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August 20, 2014 | NPR · If you venture away from the protest zone in Ferguson, Mo., there is an idyllic neighborhood, which doesn't have much patience for the out-of-towners who have joined the protests.
 
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August 20, 2014 | NPR · President Obama has carefully avoided taking sides following the shooting of Missouri teen Michael Brown, disappointing some African-American observers.
 
August 20, 2014 | NPR · Texas ranks 49th out of 50 states in how much funding it commits to mental health. But San Antonio has become a model for other mental health systems. It has saved $50 million over the past 5 years.
 

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August 20, 2014 | NPR · More than a week now from the police shooting in Ferguson, Mo., it's worth asking: Ideally, what should happen with a police officer stops someone in the street?
 
August 20, 2014 | NPR · After the Liberian government ordered a quarantine of one of the poorest neighborhoods in its capital, Monrovia, residents there woke up to find themselves cut off from the rest of the city by security forces. By midday, the neighborhood was in riot.
 
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August 20, 2014 | NPR · Both sides have traded barbs and criticism over the other's policies. Some believe the public feud stems from a personal animosity between President Obama and Prime Minister Benjamin Netanyahu.
 

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August 16, 2014 | NPR · Both Ukraine and Russia say they're trying to send supplies to residents in eastern Ukraine. But with tensions on both sides running high, that aid may take a while to arrive.
 

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August 17, 2014 | NPR · American fighter jets and drones carried out airstrikes against Islamist targets near the Mosul Dam in northern Iraq on Saturday. A breach of the dam could threaten entire cities.
 

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Morning Edition for May 20, 2010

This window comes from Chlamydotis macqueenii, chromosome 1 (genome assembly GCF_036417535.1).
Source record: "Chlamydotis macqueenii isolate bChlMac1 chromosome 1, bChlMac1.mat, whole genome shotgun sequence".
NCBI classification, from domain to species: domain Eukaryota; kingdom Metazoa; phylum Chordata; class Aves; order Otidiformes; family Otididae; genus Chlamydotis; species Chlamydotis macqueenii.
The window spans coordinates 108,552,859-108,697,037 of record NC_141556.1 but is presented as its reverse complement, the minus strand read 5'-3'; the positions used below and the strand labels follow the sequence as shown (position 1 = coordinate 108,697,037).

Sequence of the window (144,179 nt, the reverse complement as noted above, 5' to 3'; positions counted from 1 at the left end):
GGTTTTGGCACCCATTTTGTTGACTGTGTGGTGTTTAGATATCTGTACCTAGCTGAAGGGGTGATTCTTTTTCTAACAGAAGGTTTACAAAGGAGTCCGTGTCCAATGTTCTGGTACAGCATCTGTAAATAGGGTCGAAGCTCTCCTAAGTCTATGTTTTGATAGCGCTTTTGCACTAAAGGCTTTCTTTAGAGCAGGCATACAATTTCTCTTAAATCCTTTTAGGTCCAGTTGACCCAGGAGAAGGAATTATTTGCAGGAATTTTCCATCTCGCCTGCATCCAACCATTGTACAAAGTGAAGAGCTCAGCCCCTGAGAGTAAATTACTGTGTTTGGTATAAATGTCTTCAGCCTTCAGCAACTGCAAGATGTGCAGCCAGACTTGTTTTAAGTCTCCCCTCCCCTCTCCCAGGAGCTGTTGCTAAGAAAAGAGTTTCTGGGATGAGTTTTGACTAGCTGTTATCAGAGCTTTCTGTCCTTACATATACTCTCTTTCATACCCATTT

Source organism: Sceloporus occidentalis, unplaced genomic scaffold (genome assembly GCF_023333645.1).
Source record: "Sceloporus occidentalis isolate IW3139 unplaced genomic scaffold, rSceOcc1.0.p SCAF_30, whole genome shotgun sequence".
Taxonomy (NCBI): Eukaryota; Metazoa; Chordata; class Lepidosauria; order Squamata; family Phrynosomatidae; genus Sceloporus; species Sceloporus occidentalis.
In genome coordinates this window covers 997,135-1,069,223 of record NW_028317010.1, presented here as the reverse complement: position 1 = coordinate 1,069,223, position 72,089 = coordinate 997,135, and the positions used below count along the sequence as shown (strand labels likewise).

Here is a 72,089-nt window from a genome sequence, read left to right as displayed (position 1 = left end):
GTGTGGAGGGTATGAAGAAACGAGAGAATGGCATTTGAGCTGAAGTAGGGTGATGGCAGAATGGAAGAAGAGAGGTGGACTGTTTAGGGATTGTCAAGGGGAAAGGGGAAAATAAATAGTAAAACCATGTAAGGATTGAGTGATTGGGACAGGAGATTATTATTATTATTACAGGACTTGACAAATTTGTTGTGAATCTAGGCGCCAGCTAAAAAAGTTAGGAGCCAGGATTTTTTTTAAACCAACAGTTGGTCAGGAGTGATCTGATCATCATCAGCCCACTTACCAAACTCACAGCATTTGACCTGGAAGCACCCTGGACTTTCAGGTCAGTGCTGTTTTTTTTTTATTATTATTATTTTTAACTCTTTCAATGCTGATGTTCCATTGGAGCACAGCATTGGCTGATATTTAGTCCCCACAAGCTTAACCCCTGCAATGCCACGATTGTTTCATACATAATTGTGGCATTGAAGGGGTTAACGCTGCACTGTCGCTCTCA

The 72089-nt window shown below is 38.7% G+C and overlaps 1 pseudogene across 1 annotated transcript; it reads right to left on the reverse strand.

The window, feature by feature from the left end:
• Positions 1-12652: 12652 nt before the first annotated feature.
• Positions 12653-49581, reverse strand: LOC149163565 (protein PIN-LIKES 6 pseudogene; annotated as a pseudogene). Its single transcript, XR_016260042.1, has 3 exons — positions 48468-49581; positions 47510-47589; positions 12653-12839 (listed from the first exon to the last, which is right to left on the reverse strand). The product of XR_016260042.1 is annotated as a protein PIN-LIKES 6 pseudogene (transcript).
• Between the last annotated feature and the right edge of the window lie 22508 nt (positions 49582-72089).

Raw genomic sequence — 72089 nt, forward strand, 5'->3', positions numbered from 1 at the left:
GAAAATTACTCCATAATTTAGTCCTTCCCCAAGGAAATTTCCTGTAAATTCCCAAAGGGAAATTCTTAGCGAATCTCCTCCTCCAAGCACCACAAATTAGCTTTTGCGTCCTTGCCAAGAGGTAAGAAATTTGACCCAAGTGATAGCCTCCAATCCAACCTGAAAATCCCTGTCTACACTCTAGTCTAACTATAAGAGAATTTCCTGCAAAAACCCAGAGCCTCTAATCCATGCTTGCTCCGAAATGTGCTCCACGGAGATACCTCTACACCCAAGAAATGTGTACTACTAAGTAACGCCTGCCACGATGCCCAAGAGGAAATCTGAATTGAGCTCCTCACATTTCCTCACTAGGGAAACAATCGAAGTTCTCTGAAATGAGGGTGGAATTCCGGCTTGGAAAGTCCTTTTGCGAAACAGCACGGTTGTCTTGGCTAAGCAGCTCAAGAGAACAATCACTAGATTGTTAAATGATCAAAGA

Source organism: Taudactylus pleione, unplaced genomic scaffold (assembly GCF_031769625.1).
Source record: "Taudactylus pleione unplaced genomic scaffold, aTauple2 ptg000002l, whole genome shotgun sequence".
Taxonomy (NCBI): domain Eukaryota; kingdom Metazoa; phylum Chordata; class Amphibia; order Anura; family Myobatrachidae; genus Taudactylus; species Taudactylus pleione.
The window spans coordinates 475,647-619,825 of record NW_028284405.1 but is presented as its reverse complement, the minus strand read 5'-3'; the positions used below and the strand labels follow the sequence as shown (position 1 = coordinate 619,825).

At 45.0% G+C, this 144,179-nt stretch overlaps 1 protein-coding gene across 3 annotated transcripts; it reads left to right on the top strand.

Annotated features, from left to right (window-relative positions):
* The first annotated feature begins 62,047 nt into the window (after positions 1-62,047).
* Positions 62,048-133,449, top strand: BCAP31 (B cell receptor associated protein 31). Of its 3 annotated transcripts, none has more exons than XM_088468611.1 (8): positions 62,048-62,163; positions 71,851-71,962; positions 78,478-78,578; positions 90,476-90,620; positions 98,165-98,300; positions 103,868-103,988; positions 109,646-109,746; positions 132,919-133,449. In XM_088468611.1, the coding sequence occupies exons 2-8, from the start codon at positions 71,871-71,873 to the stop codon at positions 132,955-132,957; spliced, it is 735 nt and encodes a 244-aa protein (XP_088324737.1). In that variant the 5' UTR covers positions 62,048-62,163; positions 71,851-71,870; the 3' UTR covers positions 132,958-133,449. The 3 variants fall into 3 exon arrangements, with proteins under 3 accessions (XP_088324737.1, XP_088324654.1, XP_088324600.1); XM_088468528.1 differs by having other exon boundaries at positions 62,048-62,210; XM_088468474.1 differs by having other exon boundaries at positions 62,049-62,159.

May 20, 2010 — The reputations of the major credit rating agencies were seriously damaged in the subprime mortgage crisis. Jules Kroll is starting a new firm that promises to scrutinize underlying assets more closely. And he's looking to to be backed by pension funds and other investors instead of the financial firms selling the investments.
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May 20, 2010 — North and South Korea are trading warnings about the March sinking of a South Korean warship. The South says a multinational investigation shows the vessel was struck by a torpedo, and that there will be "stern actions." Pyongyang denies involvement and warns any retaliation would spark war.
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May 20, 2010 — Broadcast networks are trying to woo advertisers to buy commercial time in a ritual known as the "upfronts." How are the networks faring, and what's on the horizon TV-wise?
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May 20, 2010 — Democrat David Obey, who announced his retirement earlier this month, has represented northwestern Wisconsin in the House of Representatives for 40 years. But there are signs his district is changing — and it might not be as liberal as Obey is. With him out of the race, some say Republicans could pick up the seat in November.
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May 20, 2010 — Officials have changed the terminology in describing the upcoming operation in the Afghan province, no longer referring to it as an "offensive." The shift may stem from lessons learned in Marja and a recognition of the need for a strong government — to help secure the trust of residents — before going in.
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May 20, 2010The Dead Republic is the final installment in Roddy Doyle's trilogy about the life of Henry Smart, a former IRA assassin making his way through the first half of the 20th century. Lynn Neary talks with Doyle about the novel, which finds Henry turning his life story into a movie with film director John Ford.
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May 20, 2010 — When Pakistanis marry, custom requires that the bride and groom behave with a stately reserve, despite the joy of the occasion. Julie McCarthy attends a happy occasion on the Grand Trunk Road, and asks the young couple for their view of the ceremony.
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May 20, 2010 — The U.S. auto industry may be showing some signs of life, but civic leaders in Detroit are looking to another sector to revive the Motor City: the health care industry. A deal to buy the city's largest health system would mean $850 million in improvements and 10,000 new jobs.
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more Morning Edition for May 20, 2010 from NPR